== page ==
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Witnessing the Aftermath of Hostility

Heroes Remember

Witnessing the Aftermath of Hostility

We were lucky. We missed the big, the murder that they had there. It was the aftermath. There were still bodies on the side of the road. The smell was terrible. Everywhere you went you had that smell and it stay with you, stay with you forever. What was touching was children. Children with no parents, just, and I'm not talking, you know, kids 16, 17 years old. I'm talking five, six years old, babies really. Walking on the side of the road, it seems going nowhere and asking us for food. We give them as much as we could but was it enough? Not really. It was sad.

Mr. Desmeules describes the sight of dead bodies and the many starving children in the aftermath of war.

Mike Desmeules

Mr. Desmeules was born in 1950 in Jean Pierre, Quebec. With little work in his hometown community, Mr. Desmeules decided to join the armed forces, considering it as an opportunity to travel. At 18 years of age Mr. Desmeules initially joined the Navy taking up the service occupation of administrative clerk. With this occupation being very generic to all branches of service, Mr. Desmeules later joined with the army and in 1975 accepted an opportunity to travel to Egypt with the Signal Regiment. In 1995, Mr. Desmeules accepted a posting to Rwanda, again in the administrative field of occupation. Upon return to Canada, Mr. Desmeules made the switch back to navy service and retired when 30 years of service was achieved. Mr. Desmeules and his family took up residence in Prince Edward Island, Canada.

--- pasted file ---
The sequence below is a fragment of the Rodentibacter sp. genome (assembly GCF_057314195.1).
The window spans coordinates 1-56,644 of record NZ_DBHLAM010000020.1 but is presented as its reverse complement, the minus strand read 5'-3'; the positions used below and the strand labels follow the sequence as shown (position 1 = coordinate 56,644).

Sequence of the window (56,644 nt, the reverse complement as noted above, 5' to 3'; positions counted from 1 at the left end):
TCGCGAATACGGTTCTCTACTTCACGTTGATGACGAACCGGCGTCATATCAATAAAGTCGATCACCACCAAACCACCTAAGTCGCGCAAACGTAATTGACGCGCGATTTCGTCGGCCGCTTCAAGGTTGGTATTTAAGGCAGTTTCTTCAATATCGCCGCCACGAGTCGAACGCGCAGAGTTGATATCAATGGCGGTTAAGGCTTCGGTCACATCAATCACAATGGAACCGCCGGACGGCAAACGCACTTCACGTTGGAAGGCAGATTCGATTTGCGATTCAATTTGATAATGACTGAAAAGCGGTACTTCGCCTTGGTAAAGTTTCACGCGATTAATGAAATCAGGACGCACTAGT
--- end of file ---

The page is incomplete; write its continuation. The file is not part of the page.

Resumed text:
Meta Data
Veterans Affairs Canada
Person Interviewed:
Mike Desmeules
War, Conflict or Mission:
Canadian Armed Forces
Royal Canadian Signals Corps

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